- C/Net – Tom Hornyak: DOE, NASA testing fission reactor for spaceflight ; The lede asks "Why don't we have warp drive yet?" and, a few sentences later says a Los Alamos Nat'l Lab team has demonstrated "a nuclear reactor that could power spaceflight. It's nowhere near as powerful as NASA's conceptual antimatter engine…" etc etc. But relax. It's not what you think.
Many years ago (starting in the late 50s) the US government seriously studied and then test-fired nuclear rocket engines. Nothing flew; they were bolted to the ground and most of them fired their exhaust straight up. But they promised a power and endurance far beyond mere chemical rockets. The propellant – hydrogen was the first choice – passed through the core of a full-on reactor, picking up scads of heat from the chain-reacting U or Pu and squirting out the back with phenomenal velocity. Here's a decent write-up.
Hornyak's story eventually gets around to explaining that the reactor the feds are now testing is not a rocket. It is a small electric generator. Such a thing could, one supposes, provide lots of juice for an ion rocket but it's not the same as an atomic rocket that could take humongous things to Jupiter in almost no time. And it's certainly not the old Project Orion with its strange notion to toss thermonuclear explosives out the aft end of a giant spaceship with a pusher plate to turn their blasts into a jerky but rapid ride into the beyond. Orion's fusion power dwarfed that of the equally stillborn fission rockets. Books have been written about it including a fine one by George Dyson.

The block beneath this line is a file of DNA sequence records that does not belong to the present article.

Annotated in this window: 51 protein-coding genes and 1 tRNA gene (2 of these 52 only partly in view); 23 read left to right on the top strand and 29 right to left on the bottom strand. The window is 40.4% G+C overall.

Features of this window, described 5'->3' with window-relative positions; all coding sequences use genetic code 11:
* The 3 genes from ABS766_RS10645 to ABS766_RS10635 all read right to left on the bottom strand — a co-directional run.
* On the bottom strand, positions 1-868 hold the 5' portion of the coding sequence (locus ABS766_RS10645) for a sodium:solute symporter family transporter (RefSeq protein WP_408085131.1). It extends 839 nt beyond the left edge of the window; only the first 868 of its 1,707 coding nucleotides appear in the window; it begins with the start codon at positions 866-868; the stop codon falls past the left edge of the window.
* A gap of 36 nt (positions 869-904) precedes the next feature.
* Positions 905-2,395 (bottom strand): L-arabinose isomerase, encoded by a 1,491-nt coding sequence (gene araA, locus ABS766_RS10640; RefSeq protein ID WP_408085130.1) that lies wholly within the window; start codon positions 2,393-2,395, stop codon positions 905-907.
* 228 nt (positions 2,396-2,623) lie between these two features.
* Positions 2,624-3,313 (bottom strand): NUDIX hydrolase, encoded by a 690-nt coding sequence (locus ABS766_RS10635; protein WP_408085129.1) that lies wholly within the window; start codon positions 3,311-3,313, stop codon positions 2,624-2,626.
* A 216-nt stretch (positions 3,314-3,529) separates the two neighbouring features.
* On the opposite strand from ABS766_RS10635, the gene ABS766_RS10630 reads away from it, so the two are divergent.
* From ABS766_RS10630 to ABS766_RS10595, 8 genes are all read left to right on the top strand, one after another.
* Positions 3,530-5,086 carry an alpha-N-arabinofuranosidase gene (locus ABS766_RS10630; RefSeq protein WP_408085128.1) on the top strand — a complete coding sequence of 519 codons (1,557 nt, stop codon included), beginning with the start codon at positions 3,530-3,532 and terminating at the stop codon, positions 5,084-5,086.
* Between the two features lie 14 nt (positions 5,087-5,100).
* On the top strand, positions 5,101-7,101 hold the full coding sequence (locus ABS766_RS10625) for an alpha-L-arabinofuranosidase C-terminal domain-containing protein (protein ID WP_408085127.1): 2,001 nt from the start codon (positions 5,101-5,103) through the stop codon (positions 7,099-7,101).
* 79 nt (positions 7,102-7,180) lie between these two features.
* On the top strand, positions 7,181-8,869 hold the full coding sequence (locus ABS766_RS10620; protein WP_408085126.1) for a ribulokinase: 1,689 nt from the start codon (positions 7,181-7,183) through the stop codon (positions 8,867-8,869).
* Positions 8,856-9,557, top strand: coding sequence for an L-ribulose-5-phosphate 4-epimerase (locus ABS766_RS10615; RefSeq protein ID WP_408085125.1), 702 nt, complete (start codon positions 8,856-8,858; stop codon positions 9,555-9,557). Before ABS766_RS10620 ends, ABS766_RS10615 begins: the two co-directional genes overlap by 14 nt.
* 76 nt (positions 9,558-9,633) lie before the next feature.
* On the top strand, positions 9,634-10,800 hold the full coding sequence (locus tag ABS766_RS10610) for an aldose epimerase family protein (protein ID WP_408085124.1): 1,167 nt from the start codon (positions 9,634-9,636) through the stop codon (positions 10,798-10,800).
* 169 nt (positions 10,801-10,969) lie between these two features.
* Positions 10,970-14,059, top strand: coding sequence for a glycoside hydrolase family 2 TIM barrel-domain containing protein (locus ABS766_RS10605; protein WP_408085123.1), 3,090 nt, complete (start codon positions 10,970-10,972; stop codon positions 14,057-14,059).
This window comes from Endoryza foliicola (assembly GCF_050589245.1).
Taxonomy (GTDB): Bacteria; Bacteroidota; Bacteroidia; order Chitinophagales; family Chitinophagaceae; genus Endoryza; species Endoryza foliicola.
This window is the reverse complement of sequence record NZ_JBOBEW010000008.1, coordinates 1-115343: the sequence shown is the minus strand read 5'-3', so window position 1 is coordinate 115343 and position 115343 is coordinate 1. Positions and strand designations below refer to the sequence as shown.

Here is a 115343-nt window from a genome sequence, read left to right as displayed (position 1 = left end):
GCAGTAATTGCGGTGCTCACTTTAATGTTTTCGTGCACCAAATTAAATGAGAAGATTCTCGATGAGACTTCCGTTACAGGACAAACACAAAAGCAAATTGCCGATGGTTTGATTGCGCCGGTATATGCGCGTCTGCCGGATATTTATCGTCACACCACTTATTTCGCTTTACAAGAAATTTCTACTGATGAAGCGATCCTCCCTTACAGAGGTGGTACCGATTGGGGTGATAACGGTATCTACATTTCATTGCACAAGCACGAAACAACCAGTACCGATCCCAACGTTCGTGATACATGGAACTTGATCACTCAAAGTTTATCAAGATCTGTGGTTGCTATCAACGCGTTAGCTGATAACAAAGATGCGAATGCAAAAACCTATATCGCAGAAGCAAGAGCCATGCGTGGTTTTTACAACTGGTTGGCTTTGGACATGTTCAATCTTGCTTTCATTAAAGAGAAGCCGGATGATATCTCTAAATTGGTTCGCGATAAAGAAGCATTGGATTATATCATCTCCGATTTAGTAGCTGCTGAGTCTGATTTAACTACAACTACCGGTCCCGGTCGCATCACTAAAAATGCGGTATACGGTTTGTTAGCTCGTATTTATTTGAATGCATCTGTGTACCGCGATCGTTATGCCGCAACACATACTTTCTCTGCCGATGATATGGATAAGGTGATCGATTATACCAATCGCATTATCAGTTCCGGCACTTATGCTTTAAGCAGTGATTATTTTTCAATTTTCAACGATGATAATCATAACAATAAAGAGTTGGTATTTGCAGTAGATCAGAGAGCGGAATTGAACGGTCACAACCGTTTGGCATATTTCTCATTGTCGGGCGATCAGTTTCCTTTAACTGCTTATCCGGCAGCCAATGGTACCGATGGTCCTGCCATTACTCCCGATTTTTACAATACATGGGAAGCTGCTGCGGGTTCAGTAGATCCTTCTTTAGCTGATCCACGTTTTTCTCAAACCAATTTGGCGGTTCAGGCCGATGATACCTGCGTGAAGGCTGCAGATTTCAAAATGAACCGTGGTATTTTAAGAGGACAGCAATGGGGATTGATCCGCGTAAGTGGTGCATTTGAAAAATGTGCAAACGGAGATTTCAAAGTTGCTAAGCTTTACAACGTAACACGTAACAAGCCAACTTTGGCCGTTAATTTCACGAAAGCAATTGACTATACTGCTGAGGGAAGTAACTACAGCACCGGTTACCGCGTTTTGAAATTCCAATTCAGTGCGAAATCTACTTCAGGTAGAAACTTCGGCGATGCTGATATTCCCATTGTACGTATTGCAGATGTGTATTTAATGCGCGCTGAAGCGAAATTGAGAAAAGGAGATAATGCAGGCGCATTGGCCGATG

The C/Net piece does not even mention the rich history of proposed, real nuclear powered-spaceships. It just evokes some science fiction rockets and then reveals to those who read carefully that he's talking about far-less exotic hardware. The topic is more mundane – little more than a big uranium-stuffed battery that comes with a long manual on radiation safety. The story also fails to say (except via a linked and very interesting video handout from LANL) that NASA is thinking of making the fissioning nuclear mini-reactor for space electricity mainly because supplies of plutonium-238, which standard radiothermal thermal generators use for power in outer solar system missions , may soon run short.
– Charlie Petit